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Pump Basics

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We offer portable pumps to provide rental solutions for most dewatering applications. To select the most suitable pump for your application, first consider the following factors:

  • Fluid Type—whether the fluid being pumped is clean or dirty, contains any solids or abrasives, or is a hazardous material.
  • Flow Rate—how many GPM (gallons per minute) of pump flow are required.
  • Hose Length—the suction and discharge hose lengths required. Longer hoses increase line friction, thereby reducing pump performance. Therefore, hose lengths should be kept as short as possible.
  • Suction Lift—the vertical distance from the surface of the fluid being pumped to the centerline of the pump impeller. This distance should be kept to a minimum for maximum pump performance.
  • Discharge Head—the vertical distance from the centerline of the pump impeller to the point of discharge.
  • Dynamic Head—includes the effect of line friction on suction lift and discharge head. Total dynamic head equals the dynamic suction head plus the dynamic discharge head.
  • Seepage—the rate at which the fluid being pumped accumulates at the point of suction. Slow seepage allows air into the pump suction, which causes some types of pump to lose their prime.

Basically, there are two categories of pumps utilized in construction and dewatering applications: centrifugal, which includes self-priming, trash, and submersible pumps; and positive displacement, which includes diaphragm pumps of various types. To determine the type of pump needed for your application, review the summary below of the types of small pumps and their primary applications:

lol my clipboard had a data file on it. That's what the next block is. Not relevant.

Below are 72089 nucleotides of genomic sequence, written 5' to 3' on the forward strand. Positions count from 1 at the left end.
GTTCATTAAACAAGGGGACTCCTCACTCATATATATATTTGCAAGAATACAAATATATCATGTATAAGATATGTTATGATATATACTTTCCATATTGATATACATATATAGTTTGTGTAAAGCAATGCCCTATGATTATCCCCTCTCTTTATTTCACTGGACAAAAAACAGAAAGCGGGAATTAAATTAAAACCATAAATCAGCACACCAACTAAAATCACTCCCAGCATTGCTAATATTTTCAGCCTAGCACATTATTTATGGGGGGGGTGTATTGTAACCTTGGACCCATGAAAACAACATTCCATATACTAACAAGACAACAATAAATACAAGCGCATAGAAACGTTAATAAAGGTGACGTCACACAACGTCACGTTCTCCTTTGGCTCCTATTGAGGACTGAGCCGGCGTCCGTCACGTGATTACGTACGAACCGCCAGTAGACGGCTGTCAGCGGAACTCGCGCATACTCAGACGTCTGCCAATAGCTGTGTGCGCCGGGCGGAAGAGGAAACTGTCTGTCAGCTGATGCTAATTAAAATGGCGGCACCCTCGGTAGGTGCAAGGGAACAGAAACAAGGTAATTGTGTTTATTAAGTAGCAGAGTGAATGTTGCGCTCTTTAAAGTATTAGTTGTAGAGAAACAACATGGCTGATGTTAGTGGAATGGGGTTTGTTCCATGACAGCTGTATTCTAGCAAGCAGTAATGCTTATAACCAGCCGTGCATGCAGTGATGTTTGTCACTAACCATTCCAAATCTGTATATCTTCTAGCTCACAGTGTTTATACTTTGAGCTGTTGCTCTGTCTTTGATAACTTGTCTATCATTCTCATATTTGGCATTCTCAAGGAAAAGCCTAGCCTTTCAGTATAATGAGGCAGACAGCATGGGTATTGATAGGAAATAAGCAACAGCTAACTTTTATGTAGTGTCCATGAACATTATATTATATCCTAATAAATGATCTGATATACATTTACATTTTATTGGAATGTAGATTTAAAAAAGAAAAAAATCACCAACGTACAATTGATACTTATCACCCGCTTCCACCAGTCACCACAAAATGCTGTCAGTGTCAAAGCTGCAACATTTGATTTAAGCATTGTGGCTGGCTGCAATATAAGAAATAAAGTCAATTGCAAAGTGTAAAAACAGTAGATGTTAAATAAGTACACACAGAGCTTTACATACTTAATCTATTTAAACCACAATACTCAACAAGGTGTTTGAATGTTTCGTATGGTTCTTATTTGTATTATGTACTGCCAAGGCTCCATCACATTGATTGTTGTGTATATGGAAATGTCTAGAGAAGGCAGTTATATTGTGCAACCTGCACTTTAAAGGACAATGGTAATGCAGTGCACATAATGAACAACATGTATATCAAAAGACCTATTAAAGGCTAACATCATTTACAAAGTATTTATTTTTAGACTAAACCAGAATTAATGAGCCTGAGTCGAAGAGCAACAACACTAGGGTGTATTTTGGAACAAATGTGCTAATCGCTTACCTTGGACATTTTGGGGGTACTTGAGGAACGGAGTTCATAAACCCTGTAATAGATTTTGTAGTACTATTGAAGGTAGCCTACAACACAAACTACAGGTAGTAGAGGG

Self-Priming Centrifugal Trash Pumps provide an efficient solution for applications where the suction lift is less than 25' and the discharge head is less than 100'. These rugged pumps are capable of passing up to 25% (by volume) small solids (particles of mud, sand, leaves, rocks, etc.), up to half the diameter of the suction port. Hence, a 2" trash pump can pass up to 1" diameter solids. Trash pumps also provide easy access to the pump body for cleanout should clogging occur.


High-Pressure (High-head) Pumps are designed for applications requiring a greater than normal discharge head. Although providing less flow (GPM), high-pressure pumps can typically operate with a discharge head two to three times greater than a comparably sized standard pump.


Diaphragm Pumps are ideal for applications involving slow seepage at the point of suction, due to their great air handling capabilities. Although slower and less efficient than centrifugal pumps, diaphragm pumps can operate in conditions where centrifugal pumps would lose their prime.


Electric Submersible Pumps consist of a centrifugal pump closely coupled to a watertight electric motor with a waterproof power cord. These pumps operate submerged, thereby eliminating the suction lift limitations of other types of pumps. Other features include quiet operation, no engine fumes, and continuous operation without refueling.


Hydrostatic Test Pumps are utilized to pressure test pipelines and pressure vessels in both underground and above ground applications.

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